About the Postdoctoral Research Fellows Program

Early-career scientists, specifically at the postdoctoral level, are uniquely positioned to advance the systemic changes needed in the Earth and space sciences as well as other disciplines in science, technology, engineering, arts, math and medicine (STEAMM).

In the years following graduate studies, scientists develop both their identities; and personal values as professionals, researchers, educators and mentors. Often, scholars depict postdoctoral researchers as facing precarious conditions; concerning job security; and diverse personal responsibilities. A small body of scholarship about postdoctoral researchers in and out of the United States poses that this group faces increasing barriers.

The AGU LANDInG-PRFP fills an existing gap of professional learning and development opportunities that offers critical competencies anchored in diversity, equity, and inclusion (DEI) and other needed competencies for successful 21st-century scientists at this critical transition. This two-year program is designed to maximize the future success of a national cohort of 60+ STEMM Postdoctoral Fellows as professionals, scientists, mentors and educators.

AGU LANDInG-PRFP program offers 1) a robust curriculum rooted in DEI theory and practice and relevant Earth and social sciences; 2) relationship-building and networking, peer-to-peer support; 3) career and DEI toolkit development, and 4) leadership opportunities. The program includes an orientation, a graduation, regular virtual meetings, a 1.5-day annual hybrid conference, and an AGU Certificate in Diversity, Equity and Inclusion.

AGU LANDInG-PRFP will leverage the resources and reach of the currently funded AGU LANDInG (ICER 2036823). The program is tailored for the National Science Foundation Postdoctoral Fellowships from the Office of Polar Programs and the Division of Ocean Sciences in the Geosciences Directorate. In the future, AGU is looking to expand this program beyond Ocean and Polar Sciences.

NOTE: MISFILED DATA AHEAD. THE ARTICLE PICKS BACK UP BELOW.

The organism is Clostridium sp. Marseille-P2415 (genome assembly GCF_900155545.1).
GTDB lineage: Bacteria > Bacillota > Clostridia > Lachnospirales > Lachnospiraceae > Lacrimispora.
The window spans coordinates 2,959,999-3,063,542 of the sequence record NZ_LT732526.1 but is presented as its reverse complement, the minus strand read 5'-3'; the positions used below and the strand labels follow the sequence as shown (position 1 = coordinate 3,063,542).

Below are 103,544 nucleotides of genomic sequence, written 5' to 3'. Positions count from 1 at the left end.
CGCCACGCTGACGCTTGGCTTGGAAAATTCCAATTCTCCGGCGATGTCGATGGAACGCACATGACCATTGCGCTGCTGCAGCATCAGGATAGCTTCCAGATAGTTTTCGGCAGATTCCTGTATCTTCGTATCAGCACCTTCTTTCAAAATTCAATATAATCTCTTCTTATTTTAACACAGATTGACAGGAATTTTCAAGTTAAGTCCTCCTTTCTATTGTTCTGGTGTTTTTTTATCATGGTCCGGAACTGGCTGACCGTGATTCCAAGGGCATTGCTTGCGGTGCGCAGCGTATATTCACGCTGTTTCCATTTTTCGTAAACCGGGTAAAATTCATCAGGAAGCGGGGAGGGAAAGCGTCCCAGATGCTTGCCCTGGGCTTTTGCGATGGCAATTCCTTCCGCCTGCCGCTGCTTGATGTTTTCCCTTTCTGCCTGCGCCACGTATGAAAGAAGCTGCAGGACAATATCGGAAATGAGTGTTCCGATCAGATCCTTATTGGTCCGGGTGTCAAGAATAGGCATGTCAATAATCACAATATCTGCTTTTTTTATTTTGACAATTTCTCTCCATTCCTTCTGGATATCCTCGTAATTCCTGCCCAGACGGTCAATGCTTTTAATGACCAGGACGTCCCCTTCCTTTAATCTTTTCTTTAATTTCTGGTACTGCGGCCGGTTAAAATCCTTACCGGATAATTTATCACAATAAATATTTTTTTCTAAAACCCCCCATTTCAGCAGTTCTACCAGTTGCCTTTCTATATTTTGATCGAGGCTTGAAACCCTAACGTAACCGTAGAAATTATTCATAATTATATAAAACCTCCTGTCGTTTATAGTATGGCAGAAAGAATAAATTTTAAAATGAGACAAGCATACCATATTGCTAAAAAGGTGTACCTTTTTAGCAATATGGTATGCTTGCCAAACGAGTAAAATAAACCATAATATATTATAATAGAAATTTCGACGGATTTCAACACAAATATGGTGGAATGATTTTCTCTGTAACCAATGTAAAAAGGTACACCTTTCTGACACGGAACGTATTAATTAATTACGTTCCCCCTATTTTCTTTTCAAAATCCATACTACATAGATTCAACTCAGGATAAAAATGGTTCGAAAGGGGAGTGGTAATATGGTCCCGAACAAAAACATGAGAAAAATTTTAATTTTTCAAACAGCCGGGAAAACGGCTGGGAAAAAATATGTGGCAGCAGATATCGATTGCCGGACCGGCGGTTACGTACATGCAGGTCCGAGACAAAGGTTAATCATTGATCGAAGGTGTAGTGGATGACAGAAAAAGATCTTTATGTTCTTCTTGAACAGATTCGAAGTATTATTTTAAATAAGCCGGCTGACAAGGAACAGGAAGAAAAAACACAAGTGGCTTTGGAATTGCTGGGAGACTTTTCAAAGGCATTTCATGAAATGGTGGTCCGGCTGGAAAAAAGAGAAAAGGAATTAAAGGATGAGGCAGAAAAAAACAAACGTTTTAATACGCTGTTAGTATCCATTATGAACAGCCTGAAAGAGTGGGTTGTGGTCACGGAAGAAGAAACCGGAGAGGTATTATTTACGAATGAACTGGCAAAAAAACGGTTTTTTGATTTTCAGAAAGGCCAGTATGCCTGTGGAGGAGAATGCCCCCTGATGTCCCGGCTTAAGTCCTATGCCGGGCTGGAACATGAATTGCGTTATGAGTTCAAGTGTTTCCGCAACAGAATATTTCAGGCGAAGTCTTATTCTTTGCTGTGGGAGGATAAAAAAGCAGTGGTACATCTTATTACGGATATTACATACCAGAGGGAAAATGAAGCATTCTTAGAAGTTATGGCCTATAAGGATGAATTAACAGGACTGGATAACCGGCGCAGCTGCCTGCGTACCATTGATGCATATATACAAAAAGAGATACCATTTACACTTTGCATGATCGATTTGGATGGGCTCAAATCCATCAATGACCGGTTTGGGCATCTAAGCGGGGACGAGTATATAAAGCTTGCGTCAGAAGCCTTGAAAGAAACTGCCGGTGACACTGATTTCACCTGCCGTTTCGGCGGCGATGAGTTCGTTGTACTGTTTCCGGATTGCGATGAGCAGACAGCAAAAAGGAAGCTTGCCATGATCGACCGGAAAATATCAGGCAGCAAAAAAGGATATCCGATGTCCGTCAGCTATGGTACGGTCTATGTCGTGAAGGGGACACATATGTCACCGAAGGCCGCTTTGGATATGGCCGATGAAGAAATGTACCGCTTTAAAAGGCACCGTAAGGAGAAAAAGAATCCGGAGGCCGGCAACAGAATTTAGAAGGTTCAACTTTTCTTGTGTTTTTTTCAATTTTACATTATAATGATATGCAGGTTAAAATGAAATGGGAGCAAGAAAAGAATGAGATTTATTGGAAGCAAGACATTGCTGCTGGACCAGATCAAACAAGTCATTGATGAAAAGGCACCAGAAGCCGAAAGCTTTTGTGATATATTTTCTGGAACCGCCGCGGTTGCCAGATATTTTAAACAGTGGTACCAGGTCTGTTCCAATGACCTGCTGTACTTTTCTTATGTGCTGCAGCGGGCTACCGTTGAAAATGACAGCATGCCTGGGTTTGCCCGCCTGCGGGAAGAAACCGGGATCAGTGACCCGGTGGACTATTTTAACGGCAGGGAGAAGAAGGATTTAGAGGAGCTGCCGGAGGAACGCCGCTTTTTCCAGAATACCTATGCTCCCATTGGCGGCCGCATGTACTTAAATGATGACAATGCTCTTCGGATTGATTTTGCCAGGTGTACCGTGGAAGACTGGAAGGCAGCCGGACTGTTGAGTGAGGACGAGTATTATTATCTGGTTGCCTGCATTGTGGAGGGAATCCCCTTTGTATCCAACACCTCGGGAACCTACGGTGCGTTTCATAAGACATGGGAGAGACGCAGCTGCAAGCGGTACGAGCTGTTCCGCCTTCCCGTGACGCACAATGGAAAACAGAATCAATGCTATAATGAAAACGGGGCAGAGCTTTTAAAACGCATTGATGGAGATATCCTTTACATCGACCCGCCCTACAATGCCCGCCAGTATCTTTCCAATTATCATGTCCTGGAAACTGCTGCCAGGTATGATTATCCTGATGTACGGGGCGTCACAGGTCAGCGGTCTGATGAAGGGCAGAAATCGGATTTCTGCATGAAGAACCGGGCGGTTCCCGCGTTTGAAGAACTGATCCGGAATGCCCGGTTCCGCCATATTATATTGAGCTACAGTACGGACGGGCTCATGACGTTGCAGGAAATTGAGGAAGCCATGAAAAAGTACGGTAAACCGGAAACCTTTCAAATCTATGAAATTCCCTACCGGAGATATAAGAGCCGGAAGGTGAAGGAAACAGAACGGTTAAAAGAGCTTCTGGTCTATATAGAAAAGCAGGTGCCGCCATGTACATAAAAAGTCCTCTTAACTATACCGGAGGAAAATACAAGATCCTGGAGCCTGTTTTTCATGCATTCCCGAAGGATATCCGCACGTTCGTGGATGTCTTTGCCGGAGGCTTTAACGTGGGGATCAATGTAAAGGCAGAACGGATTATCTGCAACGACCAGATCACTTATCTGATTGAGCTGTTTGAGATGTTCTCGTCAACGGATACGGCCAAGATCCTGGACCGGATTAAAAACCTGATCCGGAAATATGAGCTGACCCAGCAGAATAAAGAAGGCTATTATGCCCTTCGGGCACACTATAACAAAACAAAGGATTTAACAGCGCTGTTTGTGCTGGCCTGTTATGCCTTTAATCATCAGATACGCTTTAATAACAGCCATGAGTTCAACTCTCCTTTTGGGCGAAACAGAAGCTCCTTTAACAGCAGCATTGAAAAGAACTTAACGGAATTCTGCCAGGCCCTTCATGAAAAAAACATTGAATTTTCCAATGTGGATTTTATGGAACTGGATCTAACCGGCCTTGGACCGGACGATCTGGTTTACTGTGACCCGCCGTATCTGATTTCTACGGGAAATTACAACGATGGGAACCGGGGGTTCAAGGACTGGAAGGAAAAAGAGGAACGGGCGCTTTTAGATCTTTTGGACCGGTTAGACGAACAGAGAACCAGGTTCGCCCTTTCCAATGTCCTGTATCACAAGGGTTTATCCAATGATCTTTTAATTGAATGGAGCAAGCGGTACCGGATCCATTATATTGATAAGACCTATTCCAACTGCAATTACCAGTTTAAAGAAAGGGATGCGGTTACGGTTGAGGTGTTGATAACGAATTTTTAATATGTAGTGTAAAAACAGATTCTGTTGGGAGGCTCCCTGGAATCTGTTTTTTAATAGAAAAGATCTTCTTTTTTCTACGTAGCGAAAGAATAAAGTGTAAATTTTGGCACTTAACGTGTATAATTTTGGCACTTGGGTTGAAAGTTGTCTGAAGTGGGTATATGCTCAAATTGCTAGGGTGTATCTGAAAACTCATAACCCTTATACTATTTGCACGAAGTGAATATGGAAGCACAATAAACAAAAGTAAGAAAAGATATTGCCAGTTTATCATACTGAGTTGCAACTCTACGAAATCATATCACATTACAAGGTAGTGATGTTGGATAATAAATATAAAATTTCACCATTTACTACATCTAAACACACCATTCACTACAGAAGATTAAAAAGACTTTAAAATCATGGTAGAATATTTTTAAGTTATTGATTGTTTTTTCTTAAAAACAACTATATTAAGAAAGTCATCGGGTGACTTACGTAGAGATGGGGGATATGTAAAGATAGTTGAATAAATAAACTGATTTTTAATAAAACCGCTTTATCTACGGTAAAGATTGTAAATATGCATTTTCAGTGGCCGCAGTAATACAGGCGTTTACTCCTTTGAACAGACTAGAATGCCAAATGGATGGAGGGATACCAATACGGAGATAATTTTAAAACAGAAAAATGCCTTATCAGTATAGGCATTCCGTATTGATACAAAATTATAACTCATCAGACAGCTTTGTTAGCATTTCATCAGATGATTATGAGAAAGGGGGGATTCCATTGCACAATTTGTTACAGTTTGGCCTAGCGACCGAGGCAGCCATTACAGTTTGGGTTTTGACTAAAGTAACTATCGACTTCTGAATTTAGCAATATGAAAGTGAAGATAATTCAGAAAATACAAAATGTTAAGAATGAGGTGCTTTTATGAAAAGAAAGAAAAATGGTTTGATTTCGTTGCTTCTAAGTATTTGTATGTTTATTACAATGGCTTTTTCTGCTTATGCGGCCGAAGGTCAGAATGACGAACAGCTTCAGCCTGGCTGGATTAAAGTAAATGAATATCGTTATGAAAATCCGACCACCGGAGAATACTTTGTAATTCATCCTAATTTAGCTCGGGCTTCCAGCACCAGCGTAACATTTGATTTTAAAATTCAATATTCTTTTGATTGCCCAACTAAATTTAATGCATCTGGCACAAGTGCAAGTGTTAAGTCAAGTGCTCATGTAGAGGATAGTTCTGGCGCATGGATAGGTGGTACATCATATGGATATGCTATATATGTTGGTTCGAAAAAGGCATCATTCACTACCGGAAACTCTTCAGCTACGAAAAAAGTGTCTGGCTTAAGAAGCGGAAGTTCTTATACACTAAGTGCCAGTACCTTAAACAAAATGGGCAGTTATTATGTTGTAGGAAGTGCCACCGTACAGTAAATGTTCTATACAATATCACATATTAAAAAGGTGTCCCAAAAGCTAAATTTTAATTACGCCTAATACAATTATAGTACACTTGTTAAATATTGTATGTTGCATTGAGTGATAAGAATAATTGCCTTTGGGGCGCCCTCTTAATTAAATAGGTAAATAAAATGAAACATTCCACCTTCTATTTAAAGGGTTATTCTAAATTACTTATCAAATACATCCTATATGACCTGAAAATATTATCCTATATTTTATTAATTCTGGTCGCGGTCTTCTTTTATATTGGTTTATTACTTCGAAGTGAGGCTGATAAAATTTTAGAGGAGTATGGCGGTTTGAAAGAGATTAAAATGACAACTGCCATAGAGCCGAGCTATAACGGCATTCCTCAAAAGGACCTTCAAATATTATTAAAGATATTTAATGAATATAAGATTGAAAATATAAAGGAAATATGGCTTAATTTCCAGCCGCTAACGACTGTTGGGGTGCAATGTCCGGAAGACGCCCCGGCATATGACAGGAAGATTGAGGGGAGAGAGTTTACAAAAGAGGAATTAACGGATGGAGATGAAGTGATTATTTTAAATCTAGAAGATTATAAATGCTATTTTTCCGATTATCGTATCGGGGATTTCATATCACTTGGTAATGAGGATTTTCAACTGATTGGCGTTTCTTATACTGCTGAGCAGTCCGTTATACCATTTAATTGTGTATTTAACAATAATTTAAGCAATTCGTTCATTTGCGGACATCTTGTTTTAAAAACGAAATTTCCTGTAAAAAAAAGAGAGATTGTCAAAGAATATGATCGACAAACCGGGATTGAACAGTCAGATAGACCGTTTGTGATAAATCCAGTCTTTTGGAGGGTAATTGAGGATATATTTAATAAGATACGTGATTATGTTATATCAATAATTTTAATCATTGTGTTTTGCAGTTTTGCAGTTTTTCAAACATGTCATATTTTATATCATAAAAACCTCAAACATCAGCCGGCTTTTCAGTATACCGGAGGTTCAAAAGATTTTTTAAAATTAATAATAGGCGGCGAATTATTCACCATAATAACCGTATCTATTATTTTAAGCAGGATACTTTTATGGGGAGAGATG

Early-career scientists, specifically at the postdoctoral level, are uniquely positioned to advance the systemic cultural shift needed to correct these trends. In the years following graduate studies, scientists develop independent professional identities and their personal values as researchers, educators and mentors. LANDInG-PRFP will fill an existing gap of professional development opportunities that address DEI and other needed competencies for successful 21st-century scientists at this critical transition. For these reasons, AGU is looking to expand the program beyond these two divisions.

Within Earth sciences, the PRFP program may be the only professional learning and development program of its kind.

Teamwork and leadership

How to participate

Applicants for the AGU LANDInG Postdoctoral Research Fellows Program must apply and obtain NSF Postdoctoral Fellowships in the Geosciences Directorate in the Division of Ocean Sciences and Office of Polar Program. Please consult the respective fellowship application websites.

Testimonials from AGU Postdoctoral Fellows

Based on evaluations from 2021-2023 years, Fellows highlighted the following aspects of their participation in PRFP:

  • Gratitude for the fellowship and program leaders, who fostered a network of like-minded individuals focused on diversity, equity and inclusion (DEI) work.
  • Appreciation for resources such as inclusive mentoring, grant-writing support, and exposure to diversity statements.
  • Strengthening of Resume/CVs, job opportunities, and gain of new perspectives on future career options attributed to PRFP support.
  • Enhanced professional development experience through virtual meetings, interactions with fellow postdocs, and discussions on relevant topics such as anti-DEI laws and inclusive learning practices.
  • Value of connections with other postdocs, both in large and small group discussions, and interactions with NSF program officers

"My new supervisor is… extremely supportive of my commitment to completing the LANDInG program and agreed that my time spent with LANDInG is an important part of my professional development in this new role….Thank you for all your work with LANDInG, this has been a really meaningful training program for me." - Alumni Fellow June 2023